"Do Canadians think that a government can correct 10 years of Conservative neglect, and more Liberal neglect before that, do they think we can correct that in an instant? No. We can't. But we will make huge progress over our first mandate."
Nash was responding to questions about several promises NDP MPs had committed to and championed in the Commons that the NDP appears to be backing away from, such as a bill that made affordable housing a right. The CMCH estimated that such a bill would cost taxpayers $5.5 billion a year in rental subsidies alone.
3. The NDP's projections may be a bit too rosy.
Mulcair rallies in Edmonton, Alberta on Thursday, September 10, 2015. Sean Kilpatrick/The Canadian Press
University of British Columbia economist Kevin Milligan, an advisor to Liberal Leader Justin Trudeau, raised questions on Twitter Wednesday about the NDP's fiscal projections. The party is using as a baseline an economic growth rate of 1.9 per cent for this year and 2.0 next. While next year's projection is lower than the Bank of Canada's recent projection of 2.5 per cent for 2016, the 2015 is grossly at odds with the Bank of Canada and the OECD, which believe Canada's growth rate will be slightly over one per cent this year.
The New Democrats are also using as a baseline for their fiscal plan the price of oil at US$67 next year. It is currently at US$47.19 — almost a 30 per cent difference. The forecast they are using is the same the Tories put forward in their April 2015 budget of a West Texas Intermediate (WTI) crude oil price per barrel of US$67 in 2016, US$75 in 2017, US$78 in 2019 and US$78 in 2019.
Low crude prices affect government revenue by lowering income from corporate taxes. They also contribute to a lower the real GDP because of less investment and hiring. The Conference Board of Canada, for example, estimated that the 40 per cent slide in oil prices last year had skimmed $4.3 billion out of federal coffers for 2015.
Last week, investment bank Goldman Sachs said the global oversupply of oil is worse than expected and predicted that WTI — the benchmark that Canadian oil prices follow — would hover around US$45 next year, down from the bank's earlier estimate of US$57. It said prices could fall to US$20 if production cuts don't happen quickly enough.
An NDP official told HuffPost that even if their projections are off, the surplus they have projected — $4.1 billion next year — should make up the shortfall.
The NDP's opponents suggested that not only was the party's math wrong but that their plan would cost jobs. The Conservatives pointed to economist Jack Mintz's comments that the $3.7 billion the NDP thinks it can rake in every year through corporate tax increases would cost 150,000 jobs. The Tories said combining that with the NDP's payroll taxes would cost 250,000 jobs. The Liberals said they thought the NDP plan will kill 200,000 jobs.
4. The NDP plans to increase health care transfers but with some strings attached — for all provinces except Quebec.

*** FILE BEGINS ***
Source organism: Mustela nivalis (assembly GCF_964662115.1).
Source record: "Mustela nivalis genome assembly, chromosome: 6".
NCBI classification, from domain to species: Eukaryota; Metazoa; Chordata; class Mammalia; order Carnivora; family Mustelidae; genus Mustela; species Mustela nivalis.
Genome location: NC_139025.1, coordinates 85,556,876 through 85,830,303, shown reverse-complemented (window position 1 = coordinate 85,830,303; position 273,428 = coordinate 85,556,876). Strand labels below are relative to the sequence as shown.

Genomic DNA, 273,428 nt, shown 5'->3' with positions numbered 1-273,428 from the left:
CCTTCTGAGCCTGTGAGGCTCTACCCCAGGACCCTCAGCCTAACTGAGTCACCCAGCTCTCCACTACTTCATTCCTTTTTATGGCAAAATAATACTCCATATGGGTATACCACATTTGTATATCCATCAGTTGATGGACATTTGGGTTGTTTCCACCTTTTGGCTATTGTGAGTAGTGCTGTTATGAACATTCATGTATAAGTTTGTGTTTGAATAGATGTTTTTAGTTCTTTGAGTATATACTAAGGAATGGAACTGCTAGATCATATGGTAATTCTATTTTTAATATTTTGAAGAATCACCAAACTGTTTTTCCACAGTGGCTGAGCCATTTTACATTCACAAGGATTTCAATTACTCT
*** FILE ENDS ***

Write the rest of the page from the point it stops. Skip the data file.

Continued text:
The NDP says it will keep its promise to increase health-care funding to the provinces by six per cent a year but that all the health care promises it has made on the campaign trail so far — for example, a $300 million pledge to help build 200 clinics across Canada and to hire more than 7,000 doctors, nurses and other health care professionals — will be included in that total.
Quebec candidate Guy Caron told reporters that everything his party had announced in terms of front-line services, long-term care, mental health and dementia strategies is "effectively money that is included in this financing."
The news came as a surprise, in part because the NDP has accused the Tories of cutting $36-billion out of health care by refusing to continue with the six per cent health escalator past 2016-2017.
Caron did not say the provinces would have to agree to spend the money on items the NDP prioritized, but then added that Quebec, for one, wouldn't have to.
"Quebec would have the right to pull out of the agreement with full compensation," he said. But not the other provinces, he suggested. "This is part of our agreement [with Quebec] about asymmetrical and co-operative federalism," he said in French.
When asked about it in English, Nash said the NDP would work co-operatively with the provinces and that the measures the party has proposed are things Canadians want.
UPDATE: The NDP released a more specific breakdown of some of its promises, after the party said reporters demanded it. None of the promises NDP Leader Thomas Mulcair announced before Aug. 2 are included in the NDP's costing. For example, the $2-billion promised in June for affordable housing doesn't figure in this calculation.
The NDP projects it will spend $50 million in 2016-2017 on the Guaranteed Income Supplement increase, adding in increments to $400 million by 2019-2020. So far, it only projects spending $10 million a year on affordable housing.
Under the "Help Where it's Needed Most" category, the NDP has $8 million more to spend in 2016-2017, $18 million more in 2017-2018, $27 million more in 2018-2019 and $31 million more in 2019-2020, when you add up all the promises made so far.
The NDP plans to spend no money on a national plan to end violence against women in its first full year in office. It plans to devote $1 million to it in 2017-2018 rising to $5 million in 2019-2020.
With files from Daniel Tencer